Easy lift off with Kotlin and PCF

For me, Kotlin, Spring Boot/Cloud and Pivotal Cloud Foundry (PCF) share a key thing in common – they make it so easy to get ideas into working, robust software as quickly as possible. PCF, like Spring Boot, takes an opinionated approach that looks after a lot of the heavy lifting required to get a suite of microservices into production along with providing monitoring capabilities. It abstracts the underlying cloud infrastructures such as AWS that it can deploy services to. At the same time though, it is possible to go under the hood in order to perform more custom operations tasks and configurations.

For a quick peak at this, lets write a microservice to handle employee expenses.

Prerequistes (all free!)

Creating a Kotlin Spring Boot Service to manage employee expenses

To get going, we need to create a Spring Boot project with the correct dependencies to create a Restful microservice. Luckily this is straight forward using Spring Initializer at:

Select the options as in the screenshot below: Maven, Kotlin and Spring Web for the dependencies.

We’ll give the project a group id of com.somecompany.financials and an artifact id of expenses-service After the Spring Web dependency is chosen, you should see the following:

Click "Generate" and "expenses-service.zip" will be downloaded.

Extract this to a directory of your choice and open in Intellij and the project will be imported automatically as a maven project. The Spring Initializer will have bootstrapped in the necessary dependencies and the service can be started by navigating to the ExpensesServiceApplication.kt file and simply executing the main method. This will start up an embedded tomcat server on port 8080.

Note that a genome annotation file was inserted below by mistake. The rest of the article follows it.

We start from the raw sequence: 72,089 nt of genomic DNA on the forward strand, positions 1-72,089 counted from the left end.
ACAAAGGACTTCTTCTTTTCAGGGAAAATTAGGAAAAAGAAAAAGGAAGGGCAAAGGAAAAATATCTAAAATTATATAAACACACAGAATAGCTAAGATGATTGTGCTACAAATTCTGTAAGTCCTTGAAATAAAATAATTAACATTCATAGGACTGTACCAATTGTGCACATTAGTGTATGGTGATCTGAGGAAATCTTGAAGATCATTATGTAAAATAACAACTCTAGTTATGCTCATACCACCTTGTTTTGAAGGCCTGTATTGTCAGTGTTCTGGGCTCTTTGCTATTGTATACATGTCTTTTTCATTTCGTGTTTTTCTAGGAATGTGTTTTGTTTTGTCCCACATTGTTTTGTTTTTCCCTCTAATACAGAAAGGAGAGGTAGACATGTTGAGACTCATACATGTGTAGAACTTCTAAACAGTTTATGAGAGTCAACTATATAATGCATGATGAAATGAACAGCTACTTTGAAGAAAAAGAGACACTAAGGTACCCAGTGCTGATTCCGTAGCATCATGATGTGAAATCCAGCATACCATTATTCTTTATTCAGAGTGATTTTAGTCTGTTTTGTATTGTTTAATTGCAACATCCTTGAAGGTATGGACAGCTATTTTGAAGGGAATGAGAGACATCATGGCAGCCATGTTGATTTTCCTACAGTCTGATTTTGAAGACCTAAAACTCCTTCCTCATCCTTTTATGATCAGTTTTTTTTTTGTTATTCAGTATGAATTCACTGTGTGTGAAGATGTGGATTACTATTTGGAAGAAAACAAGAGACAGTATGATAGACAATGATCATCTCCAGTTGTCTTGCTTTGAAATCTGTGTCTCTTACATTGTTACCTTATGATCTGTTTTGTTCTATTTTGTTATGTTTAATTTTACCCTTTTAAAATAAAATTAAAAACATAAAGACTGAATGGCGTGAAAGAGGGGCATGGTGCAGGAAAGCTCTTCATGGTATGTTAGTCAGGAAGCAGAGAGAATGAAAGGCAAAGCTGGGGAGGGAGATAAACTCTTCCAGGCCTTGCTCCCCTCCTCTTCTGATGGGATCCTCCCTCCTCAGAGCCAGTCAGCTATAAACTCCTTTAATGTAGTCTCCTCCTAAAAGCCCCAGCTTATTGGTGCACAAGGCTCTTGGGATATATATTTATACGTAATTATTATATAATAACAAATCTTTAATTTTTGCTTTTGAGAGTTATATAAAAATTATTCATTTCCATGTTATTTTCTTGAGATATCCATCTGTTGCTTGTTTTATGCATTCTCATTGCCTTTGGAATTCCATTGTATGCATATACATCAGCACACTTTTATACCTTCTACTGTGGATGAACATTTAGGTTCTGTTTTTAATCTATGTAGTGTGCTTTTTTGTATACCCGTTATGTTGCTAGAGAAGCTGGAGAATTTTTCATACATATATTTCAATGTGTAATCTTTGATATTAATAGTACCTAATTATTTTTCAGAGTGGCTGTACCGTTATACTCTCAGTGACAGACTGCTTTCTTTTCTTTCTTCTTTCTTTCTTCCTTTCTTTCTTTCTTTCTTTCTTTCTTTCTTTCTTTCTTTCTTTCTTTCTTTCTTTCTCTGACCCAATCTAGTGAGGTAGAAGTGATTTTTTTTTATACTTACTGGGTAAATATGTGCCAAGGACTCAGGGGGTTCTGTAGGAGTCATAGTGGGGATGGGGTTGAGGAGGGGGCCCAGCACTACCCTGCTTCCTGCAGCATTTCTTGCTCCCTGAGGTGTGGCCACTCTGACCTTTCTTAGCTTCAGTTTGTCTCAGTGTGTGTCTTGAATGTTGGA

This doesn’t do too much at the moment so lets just add a very simple endpoint which will simply return all expenses. One of the beauties of Kotlin is the ability to have multiple top level classes in the same file as opposed to having to create separate class files for each public class in a package. This is especially handy for trying out ideas quickly. As an application grows in size though, it can be easier to separate out these classes into separate files for better organization. All of the code for the rest of this blog post will simply be added in the ExpensesServiceApplication.kt file. Also, for now, we will just store expenses in memory.

The Expense is modelled as an ADT (Algebraic Data Type). I wrote about the advantages of ADTs in a previous post. It’s essentially specifying the exact types of expenses that are possible in our domain model. Later when using Kotlin’s when expression to perform an action on an Expense, the Kotlin compiler is kind enough to let us know if we forget to take care of one or more types of Expenses.

sealed class Expense {}
data class Meals(val employeeId: UUID, val submissionDate: ZonedDateTime, val amount: BigDecimal) : Expense()
data class Travel(val employeeId: UUID, val submissionDate: ZonedDateTime, val amount: BigDecimal, val origin: String, val destination: String, val mode: Mode) : Expense()
data class Fuel(val employeeId: UUID, val submissionDate: ZonedDateTime, val amount: BigDecimal, val distanceInKM: Int) : Expense()

enum class Mode() {
   Air, Rail, Sea, Taxi, RentedCar
}

As a side note, in the above code, certain properties are duplicated across the subtypes of Expense e.g. submissionDate.
I usually favour keeping the sealed class supertype as minimal as possible containing little or no properties. It means that the subtypes are kept as flexible as possible. I would see the type of Expense as a "type constructor" (with no type parameter in this case) and each subtype – e.g. Meals – as a "data term value".

In order to create an endpoint to return expenses, we can create a Spring Controller as follows: (again this is added directly in ExpensesServiceApplication.kt)